But it concluded saying, “Biden says democracy is “the single best way to realise the promise of our future. He and many other influential supporters of democracy know that India’s democracy is in danger — it’s time for them to say so loud and clear.”
Foreign Affairs: ‘The Folly of India’s Neutrality’
“In the face of Chinese aggression, New Delhi must align with Washington,” read the summary of the piece in Foreign Affairs.
In another piece by Daniel Markey, before Modi landed in the US, said that “the Biden administration, having cast itself as a vocal champion of democratic ideals, finds itself on shaky ground whenever it characterises the US’s partnership with India as one of shared values.”
“If making democratic values the cornerstone of the US-Indian relationship has always been a dubious strategy, today it is clearly doomed– because the very notion of common values has itself come to look fanciful. Ever since Narendra Modi became the Indian prime minister nine years ago, India’s status as a democracy has become increasingly suspect. The “world’s largest democracy” has seen an upsurge in violence directed at its Muslim minority, often whipped up by prominent politicians. It is trying to strip citizenship from millions of Muslim residents. It is muzzling the press and silencing opposition figures,” it said.
It noted that India and the US have a “clear, common geopolitical foe in China.” And, each understands that the other can help it win its competition against Beijing.
“For India, the United States is an attractive source of advanced technology, education, and investment. New Delhi may still have close ties with Moscow, but the uncertain quality and reliability of Russian arms mean that India is more open than ever to buying weapons from the West instead,” it added.
But what justifies US’s high tolerance for New Delhi’s behaviour [on human rights, declining democracy and press freedom]?
“Rather than considering India an ally in the fight for global democracy, it must see that India is an ally of convenience,” noted the article.
“This shift will not be easy, given that Washington has spent decades looking at New Delhi through rose-colored glasses. But the pivot will encourage both sides to understand that their relationship is ultimately transactional – and allow them to get down to business,” it said.
The Atlantic: ‘Indian Dissidents Have Had It With America Praising Modi’
The Atlantic’s Daniel Block minced no words in acknowledging the 2002 Gujarat riots and Modi’s handling of the situation when he was the chief minister of the state.
It criticised American leaders who “continue to praise New Delhi and downplay its shortcomings.”
It quoted Hartosh Singh Bal, the executive editor of The Caravan, one of the country’s few remaining independent national news outlets, as saying, “Unless they are blind, they can tell that there’s a huge difference in what a thriving democracy should be and what India is.”
The article noted the significance of international criticism. For instance, it said that “during the 2020 presidential election, both Biden and Kamala Harris criticised Indian policies toward Kashmir. Trump said that Modi was “working very hard on religious freedom.” New Delhi ended the internet shutdown 16 days after the former two politicians took office.”
On this matter, The Atlantic quoted Aakar Patel, the chair of Amnesty International India, as saying, “My speculation is that what was blocked for 17 months was lifted in less than 17 days because of what was felt to be a pressure coming in from the Democrats.”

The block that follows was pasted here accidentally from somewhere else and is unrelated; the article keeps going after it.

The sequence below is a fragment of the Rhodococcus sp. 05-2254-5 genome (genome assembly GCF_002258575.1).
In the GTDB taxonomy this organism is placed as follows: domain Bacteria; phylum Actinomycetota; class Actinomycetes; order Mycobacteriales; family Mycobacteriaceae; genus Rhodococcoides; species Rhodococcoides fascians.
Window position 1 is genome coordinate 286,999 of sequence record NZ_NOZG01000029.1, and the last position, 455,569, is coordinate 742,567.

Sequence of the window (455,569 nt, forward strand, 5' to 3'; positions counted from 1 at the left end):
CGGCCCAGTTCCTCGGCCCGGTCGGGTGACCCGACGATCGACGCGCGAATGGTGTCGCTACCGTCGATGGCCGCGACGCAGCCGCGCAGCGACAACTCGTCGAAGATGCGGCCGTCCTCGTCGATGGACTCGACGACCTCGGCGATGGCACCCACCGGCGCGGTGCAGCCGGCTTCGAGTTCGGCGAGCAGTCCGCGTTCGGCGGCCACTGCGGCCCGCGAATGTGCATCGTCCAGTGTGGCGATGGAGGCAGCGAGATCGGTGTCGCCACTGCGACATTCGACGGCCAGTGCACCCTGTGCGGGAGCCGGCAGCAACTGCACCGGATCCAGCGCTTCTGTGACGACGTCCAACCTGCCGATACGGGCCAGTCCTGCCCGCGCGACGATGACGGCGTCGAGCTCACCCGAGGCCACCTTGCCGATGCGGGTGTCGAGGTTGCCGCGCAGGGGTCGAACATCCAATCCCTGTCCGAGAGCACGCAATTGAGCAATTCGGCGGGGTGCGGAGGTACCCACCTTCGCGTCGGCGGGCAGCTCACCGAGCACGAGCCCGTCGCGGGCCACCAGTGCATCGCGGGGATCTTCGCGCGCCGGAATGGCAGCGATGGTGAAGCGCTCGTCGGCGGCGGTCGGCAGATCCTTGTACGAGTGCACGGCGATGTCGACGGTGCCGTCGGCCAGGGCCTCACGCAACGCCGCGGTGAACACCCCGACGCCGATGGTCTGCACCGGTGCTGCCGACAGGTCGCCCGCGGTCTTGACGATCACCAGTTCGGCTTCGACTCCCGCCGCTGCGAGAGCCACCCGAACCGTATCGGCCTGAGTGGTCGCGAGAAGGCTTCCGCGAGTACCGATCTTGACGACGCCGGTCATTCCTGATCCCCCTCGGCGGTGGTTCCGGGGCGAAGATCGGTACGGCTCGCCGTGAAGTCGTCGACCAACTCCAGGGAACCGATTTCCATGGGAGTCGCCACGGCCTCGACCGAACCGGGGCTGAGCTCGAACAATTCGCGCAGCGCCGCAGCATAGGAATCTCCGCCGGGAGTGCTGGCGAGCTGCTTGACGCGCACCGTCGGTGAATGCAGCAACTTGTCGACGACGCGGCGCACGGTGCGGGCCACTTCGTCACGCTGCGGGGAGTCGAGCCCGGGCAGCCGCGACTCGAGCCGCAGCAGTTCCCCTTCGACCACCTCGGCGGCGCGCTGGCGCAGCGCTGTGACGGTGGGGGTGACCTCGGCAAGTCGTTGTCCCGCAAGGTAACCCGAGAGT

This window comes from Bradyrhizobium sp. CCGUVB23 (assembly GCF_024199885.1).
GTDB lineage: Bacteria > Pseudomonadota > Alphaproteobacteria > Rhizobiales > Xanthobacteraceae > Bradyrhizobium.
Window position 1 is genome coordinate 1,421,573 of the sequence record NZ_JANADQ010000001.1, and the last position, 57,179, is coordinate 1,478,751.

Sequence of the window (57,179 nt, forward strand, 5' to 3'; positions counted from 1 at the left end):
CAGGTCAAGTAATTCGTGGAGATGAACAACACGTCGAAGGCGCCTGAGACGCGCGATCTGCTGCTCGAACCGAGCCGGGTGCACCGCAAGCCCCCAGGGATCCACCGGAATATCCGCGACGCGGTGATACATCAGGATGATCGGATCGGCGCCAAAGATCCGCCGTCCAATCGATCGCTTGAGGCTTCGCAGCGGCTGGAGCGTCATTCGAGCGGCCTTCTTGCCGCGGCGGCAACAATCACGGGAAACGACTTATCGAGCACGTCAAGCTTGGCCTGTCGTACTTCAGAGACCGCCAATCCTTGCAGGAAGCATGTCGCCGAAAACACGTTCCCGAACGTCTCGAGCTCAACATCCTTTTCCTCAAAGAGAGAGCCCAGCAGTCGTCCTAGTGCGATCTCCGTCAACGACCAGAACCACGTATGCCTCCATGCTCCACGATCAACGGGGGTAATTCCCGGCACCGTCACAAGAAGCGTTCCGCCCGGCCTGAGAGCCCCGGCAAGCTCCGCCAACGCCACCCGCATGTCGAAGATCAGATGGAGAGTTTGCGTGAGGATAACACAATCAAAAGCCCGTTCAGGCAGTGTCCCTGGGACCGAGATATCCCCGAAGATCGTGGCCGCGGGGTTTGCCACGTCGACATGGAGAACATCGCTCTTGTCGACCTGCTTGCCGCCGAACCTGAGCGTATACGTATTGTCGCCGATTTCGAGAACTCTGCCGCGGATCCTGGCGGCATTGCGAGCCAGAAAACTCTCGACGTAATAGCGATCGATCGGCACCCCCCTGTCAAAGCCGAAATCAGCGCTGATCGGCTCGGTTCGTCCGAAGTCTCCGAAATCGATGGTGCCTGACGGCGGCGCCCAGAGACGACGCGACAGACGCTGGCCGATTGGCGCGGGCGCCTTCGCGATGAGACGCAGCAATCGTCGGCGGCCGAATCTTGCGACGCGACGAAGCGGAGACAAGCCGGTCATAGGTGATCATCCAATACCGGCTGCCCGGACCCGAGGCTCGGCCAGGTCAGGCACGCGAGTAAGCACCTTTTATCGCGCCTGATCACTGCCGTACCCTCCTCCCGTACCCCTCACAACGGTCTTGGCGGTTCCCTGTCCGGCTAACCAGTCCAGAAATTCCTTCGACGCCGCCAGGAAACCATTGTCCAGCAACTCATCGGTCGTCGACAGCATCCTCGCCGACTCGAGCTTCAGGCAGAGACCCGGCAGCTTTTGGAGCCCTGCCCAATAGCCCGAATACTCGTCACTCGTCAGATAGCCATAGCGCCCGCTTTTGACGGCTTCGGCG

Another journalist told the author that the US should set a positive example by “taking on Hindu nationalists in the US.”
Sudipto Mondal, the executive editor of The News Minute, said, “More than 5 million South Asians live in the US, including people who belong to low castes. They can experience oppression that mirrors what low-caste people are subjected to in India. Large numbers of South Asian Americans belonging to Hinduism’s lowest caste, for example, have reported facing caste-based employment discrimination from high-caste South Asian Americans (who constitute most of the diaspora). So far, no US state has added caste to the list of groups protected by anti-discrimination laws, but Seattle banned caste discrimination in employment, housing, and public spaces in February. California is moving forward with legislation that would do the same.”
“If Congress followed suit, Mondal believes the effects could reverberate around the world,” noted the article.
Politico: ‘Biden Is Happy to Throw Modi an Esteemed Dinner. And Bite His Lip About Human Rights.’
“Despite its wariness of Modi, the US has looked to New Delhi as a rising economic partner and a bulwark against China’s dominance in the region,” said Politico.
With India becoming the world’s most populous nation and its surging economy drawing foreign investments, the article observed that “the US feels it has no choice but continue to court him [Modi] as an essential bulwark on the far side of the globe.”
It highlighted the significance of India-US ties with respect to keep a check on China.
“India’s biggest role, the administration believes, could be to provide a check on China. India and China share a lengthy border and recent tensions. US has elevated India as part of the Quad alliance — along with Australia and Japan — to reinforce democracy’s position in the Pacific and has pushed New Delhi to act as a buffer against the economic and territorial ambitions of Xi Jinping,” it said.
However, it criticised the stance taken by US officials, who, despite knowing the deteriorating human rights situation in India, “prefer to level their criticisms behind the scenes.”
“But doing so, human rights activists argue, means offering a tacit blessing to the abuses taking place under Modi’s watch — and it forfeits an opportunity to improve the situation,” it added.